The erasure of Honey Rose from General Optical Council registers last week marks the beginning of the end of a 10-year ordeal for the Barker family following the death of their eight-year-old boy, Vinnie, in 2012.

For the first time, the locum optometrist who missed the bilateral papilloedema at a sight test in February of 2012, has gone on record to apologise for her part in Vinnie’s death. I’ve no doubt it will be of little consequence to the Barker family, but Rose’s acknowledgement of her failings that day is an admission that should have been made years ago.

It’s hard to feel sympathy for anyone other than the Barker family in this tragic case, but I wonder if the length of time she waited to make an apology was down to her, or advice she had received from her counsel.

There will be more to come out in the wash from this case, but several of the protagonists should take a look at themselves and ask whether more could have been done to prevent the events from taking place on February 15, 2012, and whether more could have been done to prevent the Barker family from going through the wringer for a decade.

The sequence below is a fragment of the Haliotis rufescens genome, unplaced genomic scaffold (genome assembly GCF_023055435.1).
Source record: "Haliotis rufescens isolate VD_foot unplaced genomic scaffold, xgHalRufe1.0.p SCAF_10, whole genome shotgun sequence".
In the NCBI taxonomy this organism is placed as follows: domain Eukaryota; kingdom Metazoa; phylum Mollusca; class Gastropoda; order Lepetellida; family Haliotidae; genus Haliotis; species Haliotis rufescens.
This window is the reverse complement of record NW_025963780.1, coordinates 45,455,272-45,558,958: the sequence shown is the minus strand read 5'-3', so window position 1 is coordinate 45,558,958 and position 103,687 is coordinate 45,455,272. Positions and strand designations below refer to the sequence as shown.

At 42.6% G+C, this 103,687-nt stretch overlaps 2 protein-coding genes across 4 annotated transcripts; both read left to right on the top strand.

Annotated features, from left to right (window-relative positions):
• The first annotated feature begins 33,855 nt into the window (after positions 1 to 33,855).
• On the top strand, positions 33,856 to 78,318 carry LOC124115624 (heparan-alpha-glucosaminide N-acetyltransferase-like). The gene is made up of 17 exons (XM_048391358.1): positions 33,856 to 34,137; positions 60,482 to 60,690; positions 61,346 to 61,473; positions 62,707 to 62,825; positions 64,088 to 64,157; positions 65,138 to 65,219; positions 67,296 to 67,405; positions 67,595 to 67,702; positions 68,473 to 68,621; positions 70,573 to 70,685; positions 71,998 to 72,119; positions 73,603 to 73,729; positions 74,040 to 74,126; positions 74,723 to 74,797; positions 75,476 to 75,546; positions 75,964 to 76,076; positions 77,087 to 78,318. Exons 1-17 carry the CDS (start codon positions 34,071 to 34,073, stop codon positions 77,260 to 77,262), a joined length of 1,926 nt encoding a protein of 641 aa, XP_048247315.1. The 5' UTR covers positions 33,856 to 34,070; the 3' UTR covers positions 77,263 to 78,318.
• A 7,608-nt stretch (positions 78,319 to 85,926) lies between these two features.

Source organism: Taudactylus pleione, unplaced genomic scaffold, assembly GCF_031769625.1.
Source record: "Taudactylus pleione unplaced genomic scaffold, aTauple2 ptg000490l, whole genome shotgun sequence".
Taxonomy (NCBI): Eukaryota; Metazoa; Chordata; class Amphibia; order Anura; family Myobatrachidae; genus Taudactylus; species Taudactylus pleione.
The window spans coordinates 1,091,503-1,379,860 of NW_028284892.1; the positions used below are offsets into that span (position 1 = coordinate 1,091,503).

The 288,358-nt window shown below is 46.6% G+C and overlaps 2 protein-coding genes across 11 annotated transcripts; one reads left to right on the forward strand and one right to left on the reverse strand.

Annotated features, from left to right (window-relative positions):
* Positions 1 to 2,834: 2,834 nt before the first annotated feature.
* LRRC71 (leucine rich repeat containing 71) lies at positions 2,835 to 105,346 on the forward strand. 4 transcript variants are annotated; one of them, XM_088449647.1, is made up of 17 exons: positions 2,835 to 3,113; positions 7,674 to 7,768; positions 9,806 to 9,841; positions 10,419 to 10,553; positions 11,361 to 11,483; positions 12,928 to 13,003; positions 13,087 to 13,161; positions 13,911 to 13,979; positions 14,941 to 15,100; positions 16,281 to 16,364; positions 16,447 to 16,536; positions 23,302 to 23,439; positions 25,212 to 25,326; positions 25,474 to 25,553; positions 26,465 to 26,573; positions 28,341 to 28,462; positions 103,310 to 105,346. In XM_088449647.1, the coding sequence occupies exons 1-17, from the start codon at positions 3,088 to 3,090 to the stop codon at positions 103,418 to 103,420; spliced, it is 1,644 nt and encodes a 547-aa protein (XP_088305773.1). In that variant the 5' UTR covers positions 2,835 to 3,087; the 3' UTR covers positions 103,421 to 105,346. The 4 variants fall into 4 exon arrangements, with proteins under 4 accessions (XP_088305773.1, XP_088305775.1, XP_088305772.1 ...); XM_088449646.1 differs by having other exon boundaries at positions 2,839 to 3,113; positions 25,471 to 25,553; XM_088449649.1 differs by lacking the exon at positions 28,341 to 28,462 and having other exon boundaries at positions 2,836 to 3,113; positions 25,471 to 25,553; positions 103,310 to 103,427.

The Barkers say they have never wanted to damage the reputation of optometry. In fact, they now hold optometry in higher regard than any other medical profession’s regular public health checks, such is the information they have soaked up. I find this commendable, given how Honey Rose and her employer let them down.

It’s also commendable that they said they had wanted to share their experience with the organisers of National Eye Health Week (NEHW) to promote the work of the profession and the positives of optometry, but sad to learn that internal politics and funding prevented them from doing so. I think the profession owes the Barker family a good crack at participation in NEHW from September 19-25.